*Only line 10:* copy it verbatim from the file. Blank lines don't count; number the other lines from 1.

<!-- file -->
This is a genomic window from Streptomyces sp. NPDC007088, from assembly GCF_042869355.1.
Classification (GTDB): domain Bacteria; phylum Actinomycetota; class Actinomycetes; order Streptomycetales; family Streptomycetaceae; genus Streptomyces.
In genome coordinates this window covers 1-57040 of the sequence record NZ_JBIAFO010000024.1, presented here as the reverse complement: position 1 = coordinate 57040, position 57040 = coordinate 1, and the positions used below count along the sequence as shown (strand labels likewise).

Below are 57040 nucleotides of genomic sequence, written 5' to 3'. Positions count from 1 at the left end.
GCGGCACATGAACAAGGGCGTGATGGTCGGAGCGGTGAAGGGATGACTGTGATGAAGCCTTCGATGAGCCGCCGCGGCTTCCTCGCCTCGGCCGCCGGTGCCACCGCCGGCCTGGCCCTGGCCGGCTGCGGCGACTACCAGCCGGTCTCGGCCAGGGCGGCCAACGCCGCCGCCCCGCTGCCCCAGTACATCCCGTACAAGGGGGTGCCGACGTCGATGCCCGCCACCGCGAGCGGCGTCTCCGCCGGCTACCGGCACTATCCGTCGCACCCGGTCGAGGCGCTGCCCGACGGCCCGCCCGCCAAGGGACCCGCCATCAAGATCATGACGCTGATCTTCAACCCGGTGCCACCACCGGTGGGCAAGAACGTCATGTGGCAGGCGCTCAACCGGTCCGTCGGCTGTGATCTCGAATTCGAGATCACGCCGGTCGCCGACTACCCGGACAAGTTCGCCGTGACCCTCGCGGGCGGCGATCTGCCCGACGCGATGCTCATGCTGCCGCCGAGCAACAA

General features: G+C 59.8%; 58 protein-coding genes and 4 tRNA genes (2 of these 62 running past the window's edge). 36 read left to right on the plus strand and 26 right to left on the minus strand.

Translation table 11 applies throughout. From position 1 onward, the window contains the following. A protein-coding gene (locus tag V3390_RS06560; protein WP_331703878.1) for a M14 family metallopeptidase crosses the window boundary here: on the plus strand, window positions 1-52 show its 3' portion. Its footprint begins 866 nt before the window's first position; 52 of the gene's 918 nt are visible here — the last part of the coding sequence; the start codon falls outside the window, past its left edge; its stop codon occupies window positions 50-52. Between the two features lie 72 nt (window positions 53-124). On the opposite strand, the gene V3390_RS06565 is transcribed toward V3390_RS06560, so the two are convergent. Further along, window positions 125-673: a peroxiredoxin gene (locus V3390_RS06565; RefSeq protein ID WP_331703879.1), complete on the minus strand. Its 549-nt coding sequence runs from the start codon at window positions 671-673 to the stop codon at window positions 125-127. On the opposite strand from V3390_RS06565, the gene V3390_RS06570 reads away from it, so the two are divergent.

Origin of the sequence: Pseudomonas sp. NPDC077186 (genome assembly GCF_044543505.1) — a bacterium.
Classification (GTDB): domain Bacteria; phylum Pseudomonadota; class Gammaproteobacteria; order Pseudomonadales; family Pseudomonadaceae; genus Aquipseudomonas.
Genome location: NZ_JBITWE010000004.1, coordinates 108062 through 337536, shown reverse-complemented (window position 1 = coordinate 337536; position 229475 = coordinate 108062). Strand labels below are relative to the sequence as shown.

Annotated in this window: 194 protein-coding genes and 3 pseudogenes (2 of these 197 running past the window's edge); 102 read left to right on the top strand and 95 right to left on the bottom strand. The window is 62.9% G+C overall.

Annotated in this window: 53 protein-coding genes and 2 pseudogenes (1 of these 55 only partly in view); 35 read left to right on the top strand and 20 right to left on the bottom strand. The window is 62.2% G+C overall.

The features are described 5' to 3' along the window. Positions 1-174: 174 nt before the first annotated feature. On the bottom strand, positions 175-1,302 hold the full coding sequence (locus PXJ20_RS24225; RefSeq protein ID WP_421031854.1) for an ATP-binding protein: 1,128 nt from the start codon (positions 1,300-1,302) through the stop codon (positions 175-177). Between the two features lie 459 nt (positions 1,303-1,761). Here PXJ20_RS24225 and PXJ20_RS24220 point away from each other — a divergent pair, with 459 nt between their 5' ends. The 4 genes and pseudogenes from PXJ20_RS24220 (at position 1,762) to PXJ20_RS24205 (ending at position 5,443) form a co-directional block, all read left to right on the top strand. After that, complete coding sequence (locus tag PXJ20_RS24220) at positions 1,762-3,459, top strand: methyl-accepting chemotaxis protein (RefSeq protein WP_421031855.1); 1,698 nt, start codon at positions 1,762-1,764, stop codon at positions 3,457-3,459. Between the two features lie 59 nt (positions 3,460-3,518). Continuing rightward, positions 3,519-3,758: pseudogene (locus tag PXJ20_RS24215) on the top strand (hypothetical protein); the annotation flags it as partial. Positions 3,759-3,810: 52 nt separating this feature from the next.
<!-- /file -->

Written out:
Genome location: NZ_JBITWE010000004.1, coordinates 108062 through 337536, shown reverse-complemented (window position 1 = coordinate 337536; position 229475 = coordinate 108062). Strand labels below are relative to the sequence as shown.